Zimbabwe’s president, Robert Mugabe, has donated 300 cows to raise money for the Africa Union (AU) Foundation to help stop dependance on foreign aid funding. President  Mugabe handed a $1 million cheque to the AU after the cattle were sold in Zimbabwe. The cheque was handed to the AU at its leaders’ summit in Ethiopia and Pres Mugabe said his friends helped contribute to the noble cause to help end AU’s aid dependancy.

Historically, member states have failed to pay their contributions  to the bloc “not because of the lack of money” but because their leaderships displayed a “lack of determination, capability, propensity, willingness, energy and commitment” to their countries’ AU membership. This makes President Mugabe a trendsetter in alternative financing for the AU showing both determination and capability for domestic funding.

However, President Mugabe’s donation has been met with strong criticism considering that the gift comes amid a severe cash crisis in Zimbabwe.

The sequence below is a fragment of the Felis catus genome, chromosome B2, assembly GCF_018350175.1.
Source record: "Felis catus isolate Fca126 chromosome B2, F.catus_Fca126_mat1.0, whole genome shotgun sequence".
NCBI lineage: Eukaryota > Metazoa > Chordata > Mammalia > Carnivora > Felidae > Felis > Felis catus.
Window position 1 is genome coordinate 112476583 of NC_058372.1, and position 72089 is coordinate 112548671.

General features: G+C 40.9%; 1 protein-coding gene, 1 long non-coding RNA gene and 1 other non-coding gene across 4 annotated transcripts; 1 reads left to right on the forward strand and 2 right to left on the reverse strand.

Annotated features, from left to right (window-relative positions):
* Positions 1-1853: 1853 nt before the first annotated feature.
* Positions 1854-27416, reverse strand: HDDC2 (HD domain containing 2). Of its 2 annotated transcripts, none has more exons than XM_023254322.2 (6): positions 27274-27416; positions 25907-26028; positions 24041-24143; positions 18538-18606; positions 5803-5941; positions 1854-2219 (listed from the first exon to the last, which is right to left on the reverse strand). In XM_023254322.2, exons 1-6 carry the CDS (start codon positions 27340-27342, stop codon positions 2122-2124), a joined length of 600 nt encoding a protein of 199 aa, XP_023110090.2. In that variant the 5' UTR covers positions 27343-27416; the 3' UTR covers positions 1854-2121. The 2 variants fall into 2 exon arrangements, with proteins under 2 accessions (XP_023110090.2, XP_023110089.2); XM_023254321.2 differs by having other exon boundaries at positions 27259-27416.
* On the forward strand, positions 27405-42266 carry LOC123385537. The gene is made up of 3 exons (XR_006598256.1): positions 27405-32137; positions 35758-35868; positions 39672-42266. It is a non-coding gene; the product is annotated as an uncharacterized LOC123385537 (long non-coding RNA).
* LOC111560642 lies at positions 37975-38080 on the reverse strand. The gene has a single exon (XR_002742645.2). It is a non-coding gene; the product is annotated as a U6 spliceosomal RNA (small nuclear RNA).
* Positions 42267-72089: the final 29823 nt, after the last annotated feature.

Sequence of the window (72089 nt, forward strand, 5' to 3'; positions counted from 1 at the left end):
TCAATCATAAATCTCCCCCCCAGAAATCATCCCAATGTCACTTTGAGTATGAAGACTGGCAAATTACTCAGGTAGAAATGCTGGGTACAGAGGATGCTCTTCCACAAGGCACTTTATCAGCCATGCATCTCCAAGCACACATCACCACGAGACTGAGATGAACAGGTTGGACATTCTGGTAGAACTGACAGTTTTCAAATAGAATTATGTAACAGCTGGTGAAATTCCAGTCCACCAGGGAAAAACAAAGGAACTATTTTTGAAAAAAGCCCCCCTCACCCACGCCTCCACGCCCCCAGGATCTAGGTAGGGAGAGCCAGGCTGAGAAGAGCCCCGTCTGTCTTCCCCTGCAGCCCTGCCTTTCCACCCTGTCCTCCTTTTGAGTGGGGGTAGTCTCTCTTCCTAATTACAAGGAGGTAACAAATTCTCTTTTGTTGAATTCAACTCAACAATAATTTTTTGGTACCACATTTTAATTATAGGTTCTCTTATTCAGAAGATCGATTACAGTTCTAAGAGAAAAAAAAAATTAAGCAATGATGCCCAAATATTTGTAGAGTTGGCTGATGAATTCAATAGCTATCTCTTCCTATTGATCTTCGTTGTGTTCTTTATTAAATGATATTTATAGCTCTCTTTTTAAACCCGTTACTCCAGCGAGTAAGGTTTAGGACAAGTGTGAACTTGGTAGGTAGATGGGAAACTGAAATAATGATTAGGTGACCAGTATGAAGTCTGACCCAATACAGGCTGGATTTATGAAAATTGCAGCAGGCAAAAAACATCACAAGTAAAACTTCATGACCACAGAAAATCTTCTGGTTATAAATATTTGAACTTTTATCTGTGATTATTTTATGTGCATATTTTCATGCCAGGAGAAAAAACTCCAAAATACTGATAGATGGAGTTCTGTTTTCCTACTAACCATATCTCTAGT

In April parents in Zimbabwe struggling to raise tuition fees for their children were allowed to offer livestock such as goats as payment or offer their skills to the schools. Primary and Secondary Education Minister Dr Lazarus Dokora was quoted by local press saying, “On the issue of livestock, the community has to arrange a market where everyone participates; from the school authorities, local leadership and parents themselves to avoid parents being duped.”

Zimbabwe is currently going through a crippling cash crisis, and efforts by the Central Bank to ease the liquidity crunch have been fruitless.

While President Mugabe’s donation is a step in the right direction in terms of AU’s self-reliance, it has been met with mixed emotions in the country, across the continent, and on social media, welcomed by some but heavily criticised by others as disingenuous considering the ongoing cash crisis in Zimbabwe.